Reports

‘Communities in Nature’ is a BGCI project which offers four UK botanic gardens the exciting opportunity to grow and enhance their social roles through piloting their own community-based projects. ‘Communities in Nature’ is not a standalone endeavor. It builds upon a three year work funded by Calouste Gulbenkian which was initiated in 2009 by groundbreaking research into the social role and relevance of UK botanic gardens conducted by the Research Centre for Museums and Galleries (RCMG), University of Leicester. BGCI published in 2010 the report ‘Towards a New Social Purpose: Redefining the Role of Botanic Gardens’ which recommended that botanic gardens relocate their social and environmental roles within a modern framework of values, mission and vision. A summary of the report is also available.

Following the publication of the report, BGCI supported three UK botanic gardens to develop their social roles through small scale projects. Winterbourne House and Garden set up ‘Urban Veg’, a vegetable garden designed as a two way cultural exchange and learning experience between the Islamic communities of Birmingham and the Garden.  Ness Botanic Garden, ran a series of science focused workshops for students from a deprived area of Liverpool. Find more details about the gardens’ individual projects and their outcomes in the evaluation report, produced by RCMG, ‘Growing the Social Role – Partnerships in the Community’.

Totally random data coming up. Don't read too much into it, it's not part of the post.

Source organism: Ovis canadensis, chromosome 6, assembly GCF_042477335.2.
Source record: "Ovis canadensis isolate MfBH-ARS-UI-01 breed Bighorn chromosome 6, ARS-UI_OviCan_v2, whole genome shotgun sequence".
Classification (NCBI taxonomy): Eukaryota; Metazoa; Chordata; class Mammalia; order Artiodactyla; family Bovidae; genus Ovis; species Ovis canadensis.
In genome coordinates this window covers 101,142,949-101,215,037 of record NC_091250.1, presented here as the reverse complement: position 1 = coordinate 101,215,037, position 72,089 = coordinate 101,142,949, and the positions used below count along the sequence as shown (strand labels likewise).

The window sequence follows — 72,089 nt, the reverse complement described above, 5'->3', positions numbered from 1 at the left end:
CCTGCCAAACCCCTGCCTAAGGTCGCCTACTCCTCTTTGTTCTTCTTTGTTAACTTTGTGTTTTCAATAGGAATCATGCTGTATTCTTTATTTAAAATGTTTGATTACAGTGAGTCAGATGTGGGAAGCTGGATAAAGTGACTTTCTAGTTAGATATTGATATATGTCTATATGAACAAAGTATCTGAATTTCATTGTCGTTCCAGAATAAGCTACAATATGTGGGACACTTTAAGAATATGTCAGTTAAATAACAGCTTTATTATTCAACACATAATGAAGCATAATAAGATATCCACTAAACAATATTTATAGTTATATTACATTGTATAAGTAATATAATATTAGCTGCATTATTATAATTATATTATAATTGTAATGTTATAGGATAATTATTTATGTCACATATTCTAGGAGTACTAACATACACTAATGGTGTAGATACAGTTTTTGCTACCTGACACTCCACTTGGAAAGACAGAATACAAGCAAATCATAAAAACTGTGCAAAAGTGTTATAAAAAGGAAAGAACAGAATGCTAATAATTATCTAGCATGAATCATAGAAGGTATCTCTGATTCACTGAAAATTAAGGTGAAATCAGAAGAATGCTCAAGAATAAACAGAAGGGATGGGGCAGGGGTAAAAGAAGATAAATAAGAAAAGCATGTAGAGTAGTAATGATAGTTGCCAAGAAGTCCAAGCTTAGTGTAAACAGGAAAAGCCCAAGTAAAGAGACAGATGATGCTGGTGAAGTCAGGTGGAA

Another strand of BGCI’s work on Growing the Social Role of Botanic Gardens involved commissioning Cardiff University to examine gardens’ potential for promoting biodiversity conservation and sustainability within the Muslim community, as well as fostering inter-faith understanding. The research findings presented in the report ‘Islamic Gardens in the UK’ suggested that botanic gardens should critically examine their visitor profiles, with a view to becoming more inclusive of faith communities. The report pointed out that the fund of knowledge and expertise held by botanic garden staff would also prove invaluable in supporting and enabling faith-based gardening projects.

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